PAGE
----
Manhattan's Theater for the New City (TNC) joined with La Piccola Brigata of L'Aquila for a theater exchange in the 1988-1989 theater season. The Italian company brought a realistic play by a local author to TNC and Crystal Field, Artistic Director of TNC, wrote and directed a play that she thought would tour well in Italy. It was a vaudeville musical, "One Director Against His Cast," filled 1920s songs, Smith-and-Dale routines and physical comedy. We flew to Rome via Alitalia and rode by chartered bus to the ancient walled city of L'Aquila, capital city of Abruzzi, where we spent about two weeks as guests of the Italian company and the citizens of the town.

This publicity photo, staged in the Piccola Brigata's rehearsal studio, was taken to publicize the show in the local newspapers. It shows Crystal Field and me (center), surrounded by members of the TNC company, in the musical number, "Get Out and Get Under." The photo was probably snapped by Arthur Abrams, our musical director, using my camera.


North Gate to the city of L'Aquila, Italy, 1989 (entering the city from the north). We drove through this gate to enter the walled city on a chartered bus that picked us up at Fumicino Airport in Rome.


North Gate from the inside, going toward Via Roma. Note the blue cast in this photo. That was due to the high elevation of the city, which tends to make photographs blue.

Some of us slept as guests in the homes of members of the Italian troupe, but most of us were lodged in the Grande Albergo (Grand Hotel) in the center of the city. It was a very old hotel, with plain rooms and no private baths, but it was the best we could afford. There was a telephone in the lobby. The hotel's atmosphere was like a prewar scene from Lina Wertmuller's "Seven Beauties" or any number of Fellini films, and memories of Italian films flashed though my mind throughout my stay.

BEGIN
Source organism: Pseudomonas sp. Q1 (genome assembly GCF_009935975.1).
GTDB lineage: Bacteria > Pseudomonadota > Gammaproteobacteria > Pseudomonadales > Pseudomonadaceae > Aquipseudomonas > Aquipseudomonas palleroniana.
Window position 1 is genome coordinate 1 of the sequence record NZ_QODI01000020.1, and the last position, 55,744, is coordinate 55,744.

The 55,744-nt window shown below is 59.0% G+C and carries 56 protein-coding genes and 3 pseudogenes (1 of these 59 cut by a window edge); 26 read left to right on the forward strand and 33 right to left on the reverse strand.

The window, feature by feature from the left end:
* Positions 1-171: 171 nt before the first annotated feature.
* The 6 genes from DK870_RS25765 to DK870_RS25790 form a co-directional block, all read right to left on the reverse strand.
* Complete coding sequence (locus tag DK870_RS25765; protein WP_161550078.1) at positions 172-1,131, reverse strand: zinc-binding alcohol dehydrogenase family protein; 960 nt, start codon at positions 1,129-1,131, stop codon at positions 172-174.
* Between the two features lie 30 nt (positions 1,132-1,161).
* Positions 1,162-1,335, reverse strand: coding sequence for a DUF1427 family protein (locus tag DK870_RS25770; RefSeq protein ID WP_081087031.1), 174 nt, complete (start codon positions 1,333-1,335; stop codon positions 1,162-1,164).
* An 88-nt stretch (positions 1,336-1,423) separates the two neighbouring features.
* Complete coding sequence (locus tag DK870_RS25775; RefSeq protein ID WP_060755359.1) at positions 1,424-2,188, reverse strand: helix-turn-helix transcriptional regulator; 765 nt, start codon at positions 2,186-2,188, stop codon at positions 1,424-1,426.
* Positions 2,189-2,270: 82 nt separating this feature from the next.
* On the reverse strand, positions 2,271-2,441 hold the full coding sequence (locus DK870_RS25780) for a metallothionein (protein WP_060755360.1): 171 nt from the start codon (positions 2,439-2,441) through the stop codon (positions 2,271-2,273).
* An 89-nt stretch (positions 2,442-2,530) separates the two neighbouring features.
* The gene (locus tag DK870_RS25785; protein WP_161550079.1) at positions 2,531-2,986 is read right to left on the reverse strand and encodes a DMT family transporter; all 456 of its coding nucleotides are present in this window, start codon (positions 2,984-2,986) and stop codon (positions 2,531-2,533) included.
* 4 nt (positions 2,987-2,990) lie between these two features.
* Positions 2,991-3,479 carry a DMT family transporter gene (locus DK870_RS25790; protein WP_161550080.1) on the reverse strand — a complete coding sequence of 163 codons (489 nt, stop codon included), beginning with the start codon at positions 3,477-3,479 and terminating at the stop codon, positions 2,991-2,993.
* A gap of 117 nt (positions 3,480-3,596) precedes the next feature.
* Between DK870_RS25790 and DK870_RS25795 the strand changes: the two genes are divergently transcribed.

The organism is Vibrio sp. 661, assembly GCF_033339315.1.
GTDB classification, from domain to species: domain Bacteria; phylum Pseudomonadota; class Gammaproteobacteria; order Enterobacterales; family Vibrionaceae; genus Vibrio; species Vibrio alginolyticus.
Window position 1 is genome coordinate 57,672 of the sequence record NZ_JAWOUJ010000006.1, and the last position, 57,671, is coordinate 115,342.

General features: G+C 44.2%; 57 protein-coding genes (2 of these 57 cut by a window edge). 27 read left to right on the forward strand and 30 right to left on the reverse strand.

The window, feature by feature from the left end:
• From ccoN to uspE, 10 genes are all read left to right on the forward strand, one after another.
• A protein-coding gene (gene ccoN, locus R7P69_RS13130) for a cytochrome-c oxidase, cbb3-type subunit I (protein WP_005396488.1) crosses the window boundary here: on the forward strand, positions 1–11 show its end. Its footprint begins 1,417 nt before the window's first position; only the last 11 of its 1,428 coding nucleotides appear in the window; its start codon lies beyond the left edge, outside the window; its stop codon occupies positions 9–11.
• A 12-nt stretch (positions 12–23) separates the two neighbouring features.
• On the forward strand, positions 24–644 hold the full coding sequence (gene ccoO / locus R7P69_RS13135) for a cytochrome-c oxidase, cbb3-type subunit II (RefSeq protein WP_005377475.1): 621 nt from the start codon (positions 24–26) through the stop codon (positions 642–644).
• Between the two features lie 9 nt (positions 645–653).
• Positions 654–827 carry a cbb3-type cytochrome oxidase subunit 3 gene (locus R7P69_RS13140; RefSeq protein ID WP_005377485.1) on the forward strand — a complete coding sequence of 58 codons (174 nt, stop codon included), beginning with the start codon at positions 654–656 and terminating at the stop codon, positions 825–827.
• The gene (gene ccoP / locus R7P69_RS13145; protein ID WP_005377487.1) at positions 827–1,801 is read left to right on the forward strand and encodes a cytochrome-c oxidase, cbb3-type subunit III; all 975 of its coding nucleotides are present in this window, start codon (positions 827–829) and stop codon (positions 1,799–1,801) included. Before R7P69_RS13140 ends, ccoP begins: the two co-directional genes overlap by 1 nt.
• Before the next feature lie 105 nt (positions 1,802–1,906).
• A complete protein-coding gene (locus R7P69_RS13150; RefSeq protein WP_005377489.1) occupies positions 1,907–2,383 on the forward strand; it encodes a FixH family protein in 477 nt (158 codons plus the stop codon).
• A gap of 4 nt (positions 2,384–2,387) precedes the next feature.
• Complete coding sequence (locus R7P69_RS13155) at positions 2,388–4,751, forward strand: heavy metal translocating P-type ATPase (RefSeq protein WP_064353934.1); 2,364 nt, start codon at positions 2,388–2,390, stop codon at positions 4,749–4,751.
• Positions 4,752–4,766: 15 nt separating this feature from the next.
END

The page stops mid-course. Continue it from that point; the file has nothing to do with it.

Lobby of Grande Albergo (Grand Hotel) in L'Aquila.


Grotto seen from the lobby windows (to your right in the picture above).

I couldn't carry much camera equipment since we traveled light on personal possessions. (We packed our props, sets and costumes in our luggage.) I brought only one camera--my Leica CL with a 40mm f2.0 normal lens and a 90mm f2.8 mild telephoto. But I knew from experience that my color correcting kit would be needed in such high elevations as this mountain city. I used a color meter and color correcting diopter filters, including ultraviolet filters, in most of my daytime shots.

Despite these precautions, the high elevation of the city tended to make many photographs blue. Other photos turned out violet because of the prevalence of ultraviolet light on cloudy days.

Over the years, color shift in the slides has become another problem. My slides were carefully stored, but time has caused some changes in them. In scanning them, I have tried to restore them to the colors I remember. (I'm a perfectionist when it comes to color.) But I have been largely unsuccessful in replicating the delicate yellow of many walls and the neutral grey of many old stone structures that live on in my mind's eye.

Most of these pictures were taken with Kodachrome 200 film. My Agfachrome 100 slides were slightly better at capturing the yellow tones of Italy, but this and other E-6 films are not archival. My E-6 slides have not retained their colors too well over the years. I shot no print film. The only black and white I shot was the publicity picture you see above.

NEXT Page: 1 2 3 4 5 6 7